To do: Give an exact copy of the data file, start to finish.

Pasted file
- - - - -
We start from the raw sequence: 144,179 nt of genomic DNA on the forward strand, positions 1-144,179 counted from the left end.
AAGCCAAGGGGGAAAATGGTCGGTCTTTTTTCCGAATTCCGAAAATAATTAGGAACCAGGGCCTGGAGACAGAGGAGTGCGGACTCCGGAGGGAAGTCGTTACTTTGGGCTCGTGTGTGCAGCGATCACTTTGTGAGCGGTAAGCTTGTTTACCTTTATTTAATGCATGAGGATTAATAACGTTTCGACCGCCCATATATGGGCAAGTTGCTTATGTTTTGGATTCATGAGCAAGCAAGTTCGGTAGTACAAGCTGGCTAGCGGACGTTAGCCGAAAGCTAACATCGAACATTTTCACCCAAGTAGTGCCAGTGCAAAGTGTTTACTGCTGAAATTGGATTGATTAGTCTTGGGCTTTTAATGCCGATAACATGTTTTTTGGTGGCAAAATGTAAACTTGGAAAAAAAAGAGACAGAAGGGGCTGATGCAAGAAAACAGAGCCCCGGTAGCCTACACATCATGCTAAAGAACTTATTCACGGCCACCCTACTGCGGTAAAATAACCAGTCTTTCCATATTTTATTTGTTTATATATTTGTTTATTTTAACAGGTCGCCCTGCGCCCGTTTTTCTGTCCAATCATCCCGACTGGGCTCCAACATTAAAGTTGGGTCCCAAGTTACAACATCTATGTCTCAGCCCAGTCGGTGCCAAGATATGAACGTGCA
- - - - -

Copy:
We start from the raw sequence: 144,179 nt of genomic DNA on the forward strand, positions 1-144,179 counted from the left end.
AAGCCAAGGGGGAAAATGGTCGGTCTTTTTTCCGAATTCCGAAAATAATTAGGAACCAGGGCCTGGAGACAGAGGAGTGCGGACTCCGGAGGGAAGTCGTTACTTTGGGCTCGTGTGTGCAGCGATCACTTTGTGAGCGGTAAGCTTGTTTACCTTTATTTAATGCATGAGGATTAATAACGTTTCGACCGCCCATATATGGGCAAGTTGCTTATGTTTTGGATTCATGAGCAAGCAAGTTCGGTAGTACAAGCTGGCTAGCGGACGTTAGCCGAAAGCTAACATCGAACATTTTCACCCAAGTAGTGCCAGTGCAAAGTGTTTACTGCTGAAATTGGATTGATTAGTCTTGGGCTTTTAATGCCGATAACATGTTTTTTGGTGGCAAAATGTAAACTTGGAAAAAAAAGAGACAGAAGGGGCTGATGCAAGAAAACAGAGCCCCGGTAGCCTACACATCATGCTAAAGAACTTATTCACGGCCACCCTACTGCGGTAAAATAACCAGTCTTTCCATATTTTATTTGTTTATATATTTGTTTATTTTAACAGGTCGCCCTGCGCCCGTTTTTCTGTCCAATCATCCCGACTGGGCTCCAACATTAAAGTTGGGTCCCAAGTTACAACATCTATGTCTCAGCCCAGTCGGTGCCAAGATATGAACGTGCA